With the 2022 NFL combine set to begin this week, Alabama cornerback Jalyn Armour-Davis reflected on his career in Tuscaloosa.

Armour-Davis was tabbed as a 4-star prospect by every major recruiting outlet coming out St. Paul's Episcopal High School in Mobile, Alabama. As a freshman in 2018, he suffered a season-ending knee injury during pregame warmups in week 2. Armour-Davis would have to find another way to be remain part of the team and continue to grow his game.

“So, early in my career, my way of staying part of the team was just getting familiar with my playbook,” said Armour-Davis. “Learning that playbook as a freshman coming in... That's a very hard playbook to get a grasp of. I took that time to really get a grasp of it without being on the practice field.”

“I was able to watch other guys make mistakes in practice and learn from them that way, rather than being out there and learning from my own mistakes. When it was time for me to come back, I never really felt out of the loop. Even though it took me a while to be a starter, I was never anything less than a second string.”

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Armour-Davis appeared in eight games in 2019, contributing primarily on special teams. He recorded two tackles and a pair of pass breakups. As a redshirt sophomore in 2020, Armour-Davis carved out a larger role in the Alabama defense as reserve defensive back while continuing to earn playing time on special teams.

The Alabama native was a standout during spring practice in 2021 and earned the nickname “Kick-Slide King” because to his impressive footwork.

“One of the things that you have to do to be a corner in [Saban's] defense is play press-man technique,” said Armour-Davis. “That is something that I took pride in being the best at. I always worked on my press-man technique, my footwork, and my ability to mirror receivers off of the line.”

Armour-Davis started 11 games last season, he finished with 32 tackles, four pass breakups, and was tied for the team lead with three interceptions, earning Second-Team All-SEC honors.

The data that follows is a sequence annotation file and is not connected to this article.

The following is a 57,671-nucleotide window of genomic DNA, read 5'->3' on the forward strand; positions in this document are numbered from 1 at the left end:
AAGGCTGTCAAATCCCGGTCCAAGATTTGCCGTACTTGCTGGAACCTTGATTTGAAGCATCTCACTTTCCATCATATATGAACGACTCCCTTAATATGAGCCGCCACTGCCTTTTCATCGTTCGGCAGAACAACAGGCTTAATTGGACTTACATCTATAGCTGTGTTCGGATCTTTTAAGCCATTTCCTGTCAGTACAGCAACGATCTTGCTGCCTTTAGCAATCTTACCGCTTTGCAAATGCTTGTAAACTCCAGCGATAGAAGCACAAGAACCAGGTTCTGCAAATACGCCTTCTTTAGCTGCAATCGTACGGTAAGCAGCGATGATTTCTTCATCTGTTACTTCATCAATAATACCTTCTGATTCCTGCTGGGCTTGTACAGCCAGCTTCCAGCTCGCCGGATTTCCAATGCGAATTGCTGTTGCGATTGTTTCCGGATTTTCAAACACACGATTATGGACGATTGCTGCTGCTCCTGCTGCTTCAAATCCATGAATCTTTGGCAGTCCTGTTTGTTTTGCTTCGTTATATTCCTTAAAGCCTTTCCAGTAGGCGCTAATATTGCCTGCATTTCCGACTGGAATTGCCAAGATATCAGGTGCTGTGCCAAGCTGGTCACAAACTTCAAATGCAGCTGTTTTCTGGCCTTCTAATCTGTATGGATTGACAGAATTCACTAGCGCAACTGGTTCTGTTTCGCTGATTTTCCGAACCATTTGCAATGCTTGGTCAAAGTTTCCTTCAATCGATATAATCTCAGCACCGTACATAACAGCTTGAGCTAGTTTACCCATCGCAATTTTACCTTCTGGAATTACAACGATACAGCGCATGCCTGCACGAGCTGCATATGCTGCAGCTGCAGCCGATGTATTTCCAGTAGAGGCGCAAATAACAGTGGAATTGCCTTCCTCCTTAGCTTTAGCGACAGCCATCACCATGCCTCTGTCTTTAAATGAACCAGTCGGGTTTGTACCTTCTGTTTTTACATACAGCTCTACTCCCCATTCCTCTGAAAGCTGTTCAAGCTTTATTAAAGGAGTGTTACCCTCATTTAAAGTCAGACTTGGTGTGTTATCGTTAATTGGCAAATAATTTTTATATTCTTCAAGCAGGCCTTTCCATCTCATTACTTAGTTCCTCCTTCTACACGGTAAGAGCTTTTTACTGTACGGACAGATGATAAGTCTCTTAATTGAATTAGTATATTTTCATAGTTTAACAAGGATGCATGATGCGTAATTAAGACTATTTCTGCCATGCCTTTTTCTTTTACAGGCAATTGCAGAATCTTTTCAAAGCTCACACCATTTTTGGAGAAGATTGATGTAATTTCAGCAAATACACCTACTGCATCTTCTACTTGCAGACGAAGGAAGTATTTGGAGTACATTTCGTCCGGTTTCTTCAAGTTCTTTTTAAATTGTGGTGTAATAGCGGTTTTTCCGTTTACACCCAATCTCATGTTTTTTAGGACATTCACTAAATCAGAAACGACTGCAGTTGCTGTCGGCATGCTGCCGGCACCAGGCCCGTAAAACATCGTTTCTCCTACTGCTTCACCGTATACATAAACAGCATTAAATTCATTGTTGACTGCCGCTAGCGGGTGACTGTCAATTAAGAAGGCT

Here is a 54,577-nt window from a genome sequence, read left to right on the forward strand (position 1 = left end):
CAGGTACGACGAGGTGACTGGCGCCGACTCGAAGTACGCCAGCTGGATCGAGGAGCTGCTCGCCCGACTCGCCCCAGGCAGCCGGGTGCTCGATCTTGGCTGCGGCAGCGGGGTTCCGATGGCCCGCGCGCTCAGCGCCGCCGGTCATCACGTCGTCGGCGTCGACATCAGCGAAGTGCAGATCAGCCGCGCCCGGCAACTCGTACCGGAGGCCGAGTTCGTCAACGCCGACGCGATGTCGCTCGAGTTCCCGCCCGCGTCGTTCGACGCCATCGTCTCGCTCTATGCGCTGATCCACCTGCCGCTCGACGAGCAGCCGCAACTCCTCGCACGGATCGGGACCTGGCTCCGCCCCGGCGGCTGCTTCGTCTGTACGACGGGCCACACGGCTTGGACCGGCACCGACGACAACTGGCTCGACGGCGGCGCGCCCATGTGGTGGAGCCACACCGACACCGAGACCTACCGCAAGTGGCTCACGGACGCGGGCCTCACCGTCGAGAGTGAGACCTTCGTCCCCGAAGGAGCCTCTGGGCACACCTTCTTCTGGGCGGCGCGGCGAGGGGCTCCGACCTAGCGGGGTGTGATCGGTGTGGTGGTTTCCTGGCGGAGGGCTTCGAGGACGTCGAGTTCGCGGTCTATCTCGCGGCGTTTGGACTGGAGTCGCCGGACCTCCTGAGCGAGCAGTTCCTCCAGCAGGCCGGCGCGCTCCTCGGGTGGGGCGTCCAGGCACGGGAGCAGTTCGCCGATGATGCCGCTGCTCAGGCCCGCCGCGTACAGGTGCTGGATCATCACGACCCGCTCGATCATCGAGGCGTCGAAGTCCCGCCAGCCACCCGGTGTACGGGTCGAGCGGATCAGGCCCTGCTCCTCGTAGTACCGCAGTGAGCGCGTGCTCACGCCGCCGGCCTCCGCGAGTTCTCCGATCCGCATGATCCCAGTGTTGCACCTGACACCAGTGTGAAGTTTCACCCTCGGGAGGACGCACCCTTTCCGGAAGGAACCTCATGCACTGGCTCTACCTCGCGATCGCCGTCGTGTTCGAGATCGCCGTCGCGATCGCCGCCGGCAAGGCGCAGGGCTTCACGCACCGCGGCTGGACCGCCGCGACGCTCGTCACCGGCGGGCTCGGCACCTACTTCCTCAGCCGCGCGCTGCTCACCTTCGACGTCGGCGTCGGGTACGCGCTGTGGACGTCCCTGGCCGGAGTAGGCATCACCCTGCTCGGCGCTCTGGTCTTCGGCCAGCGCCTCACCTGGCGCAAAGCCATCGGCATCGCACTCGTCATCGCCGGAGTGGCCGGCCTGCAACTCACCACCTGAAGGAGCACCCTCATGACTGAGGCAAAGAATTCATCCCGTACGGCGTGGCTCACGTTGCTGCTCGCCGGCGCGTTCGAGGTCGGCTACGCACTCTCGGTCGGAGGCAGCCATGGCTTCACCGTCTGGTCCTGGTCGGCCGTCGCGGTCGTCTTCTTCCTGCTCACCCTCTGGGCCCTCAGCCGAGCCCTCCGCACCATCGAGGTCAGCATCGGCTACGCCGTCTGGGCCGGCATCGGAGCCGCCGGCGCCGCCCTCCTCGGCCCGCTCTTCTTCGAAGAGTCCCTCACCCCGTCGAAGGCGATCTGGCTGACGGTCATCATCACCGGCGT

He could have transferred and chased his dream at another school, but instead he was patient, kept working and made the most of his opportunity when it came.

“Transferring was never an option for me. Something my mom instilled in me as a kid was how to fight through adversity and how to persevere through tough times,” Armour-Davis said. “I knew early in my career, when I had those injuries, that it was just the card that I was dealt.”

“Honestly, being at a place like Alabama, it can be hard to build yourself back up the depth chart after an injury. It just pushed me even more, because I knew what I had in me and I knew what I was capable of. I kept the confidence in myself, I continued to work, and I let the rest take care of itself.”

Standing at 6-foot-1, 192-pounds, Armour-Davis has an NFL-ready frame and length. The former 100m state champion has tremendous speed and great eye discipline.  He showcases excellent footwork and his experience on special teams will also make him a compelling prospect.

Armour-Davis spoke about the impact coach Nick Saban has had on him. “It was four years of my life that I will never forget. It wasn't just in terms of how he taught me to play the position, but it was just the person that Coach Saban is," he said. "He is the most consistent and hard working person that I have ever met in my entire life.”

Players will begin interviews on Monday, February 28, workouts will begin on March 3 in Indianapolis, Indiana and air on the NFL Network. Defensive backs will workout on Sunday, March 6.

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